And here's what you see from the other direction:
You are viewing this west of my position, you are looking east with the remains of the East Woods beyond the Cornfield in the foreground. Imagine if several regiments of your enemy were hidden from your view if you were advancing in this direction. Or imagine if your regiment, in line of battle, was advancing in a line parallel to the fence, suddenly your left flank or center would disappear from view. My, how confusing. Even more so when men are trying in earnest to kill you.
This rock ledge served as an impromptu fortress three times during the course of the Cornfield fight. Initially, Union troops under Doubleday enfiladed elements Hood’s Division. In subsequent action, Confederates of the 46th North Carolina, commanded by E.D. Hall would enfilade Union troops advancing along the Hagerstown Pike. Due to its commanding position of this rock ledge, relative to the Hagerstown pike, it becomes immediately evident that any troops positioned behind this outcropping possess a field of fire encompassing the road and any troops unfortunate enough to be on it. Ezra Carman, Antietam historian and colonel of the 13th New Jersey led some of those unfortunates and recalled the scene thus; “The men were being shot by a foe they could not see, so perfectly did the ledge protect them”.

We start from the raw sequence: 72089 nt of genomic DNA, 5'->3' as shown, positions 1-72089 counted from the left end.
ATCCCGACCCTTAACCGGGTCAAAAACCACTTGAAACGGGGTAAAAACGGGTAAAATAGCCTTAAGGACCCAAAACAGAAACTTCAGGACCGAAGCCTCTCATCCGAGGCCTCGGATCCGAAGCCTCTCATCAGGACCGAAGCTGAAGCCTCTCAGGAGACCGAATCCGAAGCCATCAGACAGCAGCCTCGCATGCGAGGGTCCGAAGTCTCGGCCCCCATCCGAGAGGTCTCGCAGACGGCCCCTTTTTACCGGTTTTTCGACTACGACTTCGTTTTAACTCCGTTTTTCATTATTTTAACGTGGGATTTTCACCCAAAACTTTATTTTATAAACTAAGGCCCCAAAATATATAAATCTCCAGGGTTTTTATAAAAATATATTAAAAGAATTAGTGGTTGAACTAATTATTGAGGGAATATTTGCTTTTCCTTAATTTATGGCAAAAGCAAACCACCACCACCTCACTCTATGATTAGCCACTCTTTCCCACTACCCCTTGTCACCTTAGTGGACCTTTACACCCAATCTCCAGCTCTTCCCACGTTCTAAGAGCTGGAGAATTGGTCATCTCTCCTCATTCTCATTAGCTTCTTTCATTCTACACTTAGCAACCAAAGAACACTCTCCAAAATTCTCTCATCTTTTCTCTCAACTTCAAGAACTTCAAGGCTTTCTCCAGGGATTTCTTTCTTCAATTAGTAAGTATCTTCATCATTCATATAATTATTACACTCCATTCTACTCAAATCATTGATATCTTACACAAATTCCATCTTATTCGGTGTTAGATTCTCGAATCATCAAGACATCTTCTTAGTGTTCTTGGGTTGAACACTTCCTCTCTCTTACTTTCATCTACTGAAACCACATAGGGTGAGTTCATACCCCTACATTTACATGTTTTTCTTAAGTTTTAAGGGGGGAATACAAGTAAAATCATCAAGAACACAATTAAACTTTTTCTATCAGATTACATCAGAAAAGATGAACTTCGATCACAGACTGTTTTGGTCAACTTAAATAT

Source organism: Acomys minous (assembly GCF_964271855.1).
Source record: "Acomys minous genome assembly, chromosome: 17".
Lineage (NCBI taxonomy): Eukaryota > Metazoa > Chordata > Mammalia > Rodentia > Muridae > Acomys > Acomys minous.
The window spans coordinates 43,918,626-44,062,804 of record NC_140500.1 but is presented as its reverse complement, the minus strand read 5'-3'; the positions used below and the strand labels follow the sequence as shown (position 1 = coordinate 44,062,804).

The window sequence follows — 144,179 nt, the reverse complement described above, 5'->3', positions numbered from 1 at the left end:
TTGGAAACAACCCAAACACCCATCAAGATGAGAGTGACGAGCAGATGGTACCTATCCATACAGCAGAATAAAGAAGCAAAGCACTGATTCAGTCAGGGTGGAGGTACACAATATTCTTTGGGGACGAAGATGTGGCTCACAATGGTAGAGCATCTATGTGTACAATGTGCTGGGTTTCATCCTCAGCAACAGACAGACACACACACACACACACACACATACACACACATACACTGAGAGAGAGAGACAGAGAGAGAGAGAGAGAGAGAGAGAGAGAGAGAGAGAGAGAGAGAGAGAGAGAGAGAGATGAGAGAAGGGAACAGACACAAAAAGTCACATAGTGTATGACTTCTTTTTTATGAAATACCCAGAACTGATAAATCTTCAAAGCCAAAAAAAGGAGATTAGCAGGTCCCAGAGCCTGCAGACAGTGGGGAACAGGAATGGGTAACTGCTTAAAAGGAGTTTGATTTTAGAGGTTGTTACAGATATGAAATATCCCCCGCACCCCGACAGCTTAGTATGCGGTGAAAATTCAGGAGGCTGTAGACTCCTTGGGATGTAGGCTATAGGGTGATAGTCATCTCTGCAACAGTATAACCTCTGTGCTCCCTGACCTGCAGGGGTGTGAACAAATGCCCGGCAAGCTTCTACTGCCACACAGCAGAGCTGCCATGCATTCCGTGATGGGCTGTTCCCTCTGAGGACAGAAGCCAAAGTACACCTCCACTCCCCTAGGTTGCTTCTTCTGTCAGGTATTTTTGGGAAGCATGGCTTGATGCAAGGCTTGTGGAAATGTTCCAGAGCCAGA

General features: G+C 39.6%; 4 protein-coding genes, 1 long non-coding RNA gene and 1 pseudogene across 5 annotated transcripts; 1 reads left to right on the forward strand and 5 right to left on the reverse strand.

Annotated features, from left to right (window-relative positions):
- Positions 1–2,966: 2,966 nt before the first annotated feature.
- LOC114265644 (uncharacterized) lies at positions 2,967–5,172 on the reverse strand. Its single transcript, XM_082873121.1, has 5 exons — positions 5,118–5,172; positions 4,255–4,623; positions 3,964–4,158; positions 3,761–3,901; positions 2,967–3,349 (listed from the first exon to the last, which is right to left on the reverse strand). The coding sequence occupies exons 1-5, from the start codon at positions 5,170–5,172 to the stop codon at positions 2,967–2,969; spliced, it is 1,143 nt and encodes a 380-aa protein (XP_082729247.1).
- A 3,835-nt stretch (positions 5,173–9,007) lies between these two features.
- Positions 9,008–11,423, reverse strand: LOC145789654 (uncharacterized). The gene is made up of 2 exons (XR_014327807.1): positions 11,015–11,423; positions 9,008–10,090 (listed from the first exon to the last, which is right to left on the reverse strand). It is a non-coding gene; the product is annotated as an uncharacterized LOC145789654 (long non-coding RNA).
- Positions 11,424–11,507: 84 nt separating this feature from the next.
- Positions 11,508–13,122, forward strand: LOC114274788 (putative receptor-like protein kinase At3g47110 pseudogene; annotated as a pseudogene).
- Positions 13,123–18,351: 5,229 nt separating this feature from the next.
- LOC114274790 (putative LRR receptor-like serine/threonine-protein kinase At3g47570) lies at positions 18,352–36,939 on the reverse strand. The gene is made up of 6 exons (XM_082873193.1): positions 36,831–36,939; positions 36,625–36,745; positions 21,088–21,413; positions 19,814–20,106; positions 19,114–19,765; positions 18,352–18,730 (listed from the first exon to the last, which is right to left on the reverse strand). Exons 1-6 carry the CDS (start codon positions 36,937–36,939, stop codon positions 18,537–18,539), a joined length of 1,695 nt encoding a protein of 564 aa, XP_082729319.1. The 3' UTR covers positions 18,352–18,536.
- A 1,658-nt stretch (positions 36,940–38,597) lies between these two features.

The "Disaster in the West Woods", the destruction of Sedgewick's Division in the West Woods by Confederates under Early was due in great part to the fortunate (for Early's men) placement of a ravine system behind the Dunker Church that runs through the West Woods. Good luck and these ravines would channel Early's men to advantageous positions on the flank and in the rear of Sedgewick's doomed division. What passes in reports and historic accounts as superb or lackluster generalship is often more the work of chance and terrain.
Deep down in one of the ravines travelled by Early's men. Seldom did visitors venture into this area. Now, however the area is accessible on the Park's new West Woods trail.
Your only concern is that little guidon snapping in the breeze.
and his 1,700-man division concealed from view just beyond the lip of the swale, which will rise up and destroy your regiment.